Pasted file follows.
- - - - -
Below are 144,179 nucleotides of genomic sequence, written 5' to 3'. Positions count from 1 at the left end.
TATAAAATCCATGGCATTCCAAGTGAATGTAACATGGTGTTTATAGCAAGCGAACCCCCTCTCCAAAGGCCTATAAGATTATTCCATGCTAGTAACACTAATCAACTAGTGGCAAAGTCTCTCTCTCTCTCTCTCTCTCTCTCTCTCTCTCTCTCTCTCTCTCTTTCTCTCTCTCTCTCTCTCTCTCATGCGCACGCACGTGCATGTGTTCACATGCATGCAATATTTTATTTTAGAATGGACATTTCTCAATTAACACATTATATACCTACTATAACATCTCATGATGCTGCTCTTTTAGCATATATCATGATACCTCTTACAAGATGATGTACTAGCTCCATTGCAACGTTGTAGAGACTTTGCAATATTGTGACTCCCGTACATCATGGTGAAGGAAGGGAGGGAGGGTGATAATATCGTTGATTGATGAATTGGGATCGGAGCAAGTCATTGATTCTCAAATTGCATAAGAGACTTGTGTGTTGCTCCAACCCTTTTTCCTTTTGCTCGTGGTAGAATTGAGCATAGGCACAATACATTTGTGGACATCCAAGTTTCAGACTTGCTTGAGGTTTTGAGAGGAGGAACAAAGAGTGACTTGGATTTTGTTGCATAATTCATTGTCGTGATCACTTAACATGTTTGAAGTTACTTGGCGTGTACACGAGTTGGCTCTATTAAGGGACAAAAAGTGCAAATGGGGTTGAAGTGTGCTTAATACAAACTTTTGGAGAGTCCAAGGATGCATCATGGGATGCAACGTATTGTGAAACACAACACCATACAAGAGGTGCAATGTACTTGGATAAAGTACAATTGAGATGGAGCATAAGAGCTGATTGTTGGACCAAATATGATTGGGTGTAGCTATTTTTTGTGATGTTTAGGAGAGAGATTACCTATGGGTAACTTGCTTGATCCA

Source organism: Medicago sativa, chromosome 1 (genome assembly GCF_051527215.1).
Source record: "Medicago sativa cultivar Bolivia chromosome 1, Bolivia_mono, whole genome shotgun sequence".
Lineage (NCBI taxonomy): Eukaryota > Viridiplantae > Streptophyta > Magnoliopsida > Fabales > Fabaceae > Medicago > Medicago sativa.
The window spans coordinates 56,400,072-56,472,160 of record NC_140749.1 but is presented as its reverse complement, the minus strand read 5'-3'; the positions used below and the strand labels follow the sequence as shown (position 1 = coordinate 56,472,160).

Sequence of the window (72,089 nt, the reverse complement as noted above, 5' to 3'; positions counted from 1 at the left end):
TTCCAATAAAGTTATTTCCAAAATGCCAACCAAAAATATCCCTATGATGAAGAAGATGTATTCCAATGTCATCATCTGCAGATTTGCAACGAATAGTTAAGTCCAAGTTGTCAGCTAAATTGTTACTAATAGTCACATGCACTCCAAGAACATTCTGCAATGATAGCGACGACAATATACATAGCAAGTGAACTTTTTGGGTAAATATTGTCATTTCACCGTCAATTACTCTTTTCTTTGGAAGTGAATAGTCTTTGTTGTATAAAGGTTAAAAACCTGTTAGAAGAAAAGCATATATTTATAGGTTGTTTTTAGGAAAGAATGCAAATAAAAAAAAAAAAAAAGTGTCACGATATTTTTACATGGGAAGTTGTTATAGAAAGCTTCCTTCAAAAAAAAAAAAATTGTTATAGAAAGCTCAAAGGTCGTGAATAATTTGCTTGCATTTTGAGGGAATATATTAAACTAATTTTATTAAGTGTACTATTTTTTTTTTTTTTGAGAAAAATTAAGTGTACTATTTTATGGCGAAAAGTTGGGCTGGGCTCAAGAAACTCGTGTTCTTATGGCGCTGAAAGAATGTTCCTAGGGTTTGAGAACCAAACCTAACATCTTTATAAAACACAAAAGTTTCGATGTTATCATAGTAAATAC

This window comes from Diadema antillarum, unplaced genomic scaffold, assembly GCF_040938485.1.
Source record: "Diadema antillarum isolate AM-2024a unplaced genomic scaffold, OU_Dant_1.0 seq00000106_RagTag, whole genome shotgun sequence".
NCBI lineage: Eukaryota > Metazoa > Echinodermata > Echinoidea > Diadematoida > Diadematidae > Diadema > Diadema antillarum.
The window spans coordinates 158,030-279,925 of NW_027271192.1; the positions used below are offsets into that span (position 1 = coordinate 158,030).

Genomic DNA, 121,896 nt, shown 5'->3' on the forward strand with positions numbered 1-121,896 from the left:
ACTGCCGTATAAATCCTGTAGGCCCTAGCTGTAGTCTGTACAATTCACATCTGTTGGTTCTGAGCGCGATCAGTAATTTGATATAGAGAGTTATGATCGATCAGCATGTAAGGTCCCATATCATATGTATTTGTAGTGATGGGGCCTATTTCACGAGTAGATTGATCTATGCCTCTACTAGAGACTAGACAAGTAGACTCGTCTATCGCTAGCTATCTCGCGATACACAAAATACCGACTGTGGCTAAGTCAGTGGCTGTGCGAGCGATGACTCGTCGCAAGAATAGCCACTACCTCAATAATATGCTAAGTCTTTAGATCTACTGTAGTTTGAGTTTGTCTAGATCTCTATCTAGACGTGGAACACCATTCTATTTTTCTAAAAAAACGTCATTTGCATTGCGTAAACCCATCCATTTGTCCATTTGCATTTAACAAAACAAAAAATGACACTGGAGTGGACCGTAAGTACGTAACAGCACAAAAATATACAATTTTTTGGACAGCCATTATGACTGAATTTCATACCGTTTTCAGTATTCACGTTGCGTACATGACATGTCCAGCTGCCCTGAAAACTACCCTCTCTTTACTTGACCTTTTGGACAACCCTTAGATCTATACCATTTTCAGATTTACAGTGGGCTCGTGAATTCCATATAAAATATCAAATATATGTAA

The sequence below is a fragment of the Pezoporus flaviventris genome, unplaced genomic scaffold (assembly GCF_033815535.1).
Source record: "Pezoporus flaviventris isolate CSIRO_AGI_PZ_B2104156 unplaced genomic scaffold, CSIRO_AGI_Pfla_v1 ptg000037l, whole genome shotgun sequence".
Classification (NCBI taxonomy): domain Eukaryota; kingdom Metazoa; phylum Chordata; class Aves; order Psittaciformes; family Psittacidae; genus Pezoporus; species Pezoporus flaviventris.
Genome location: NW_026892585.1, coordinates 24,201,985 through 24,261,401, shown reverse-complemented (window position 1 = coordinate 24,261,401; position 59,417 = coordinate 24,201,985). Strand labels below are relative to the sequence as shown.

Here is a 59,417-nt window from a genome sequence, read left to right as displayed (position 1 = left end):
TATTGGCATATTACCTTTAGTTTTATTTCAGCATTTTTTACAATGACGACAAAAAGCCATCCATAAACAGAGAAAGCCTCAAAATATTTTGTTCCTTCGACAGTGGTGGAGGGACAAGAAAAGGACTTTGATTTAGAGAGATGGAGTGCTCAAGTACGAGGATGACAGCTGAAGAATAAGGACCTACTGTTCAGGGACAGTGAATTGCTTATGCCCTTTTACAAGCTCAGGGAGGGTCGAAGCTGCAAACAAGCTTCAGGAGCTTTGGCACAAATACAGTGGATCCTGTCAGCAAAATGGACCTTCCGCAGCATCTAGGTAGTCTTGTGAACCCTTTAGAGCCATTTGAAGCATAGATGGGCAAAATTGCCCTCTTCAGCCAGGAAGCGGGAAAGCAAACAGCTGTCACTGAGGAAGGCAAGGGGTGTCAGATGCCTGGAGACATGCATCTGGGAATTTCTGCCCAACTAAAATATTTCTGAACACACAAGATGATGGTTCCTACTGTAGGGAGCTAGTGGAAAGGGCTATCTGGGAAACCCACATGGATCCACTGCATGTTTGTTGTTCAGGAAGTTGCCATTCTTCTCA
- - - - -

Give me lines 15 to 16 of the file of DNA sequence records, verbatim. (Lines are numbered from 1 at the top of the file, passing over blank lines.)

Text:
The sequence below is a fragment of the Pezoporus flaviventris genome, unplaced genomic scaffold (assembly GCF_033815535.1).
Source record: "Pezoporus flaviventris isolate CSIRO_AGI_PZ_B2104156 unplaced genomic scaffold, CSIRO_AGI_Pfla_v1 ptg000037l, whole genome shotgun sequence".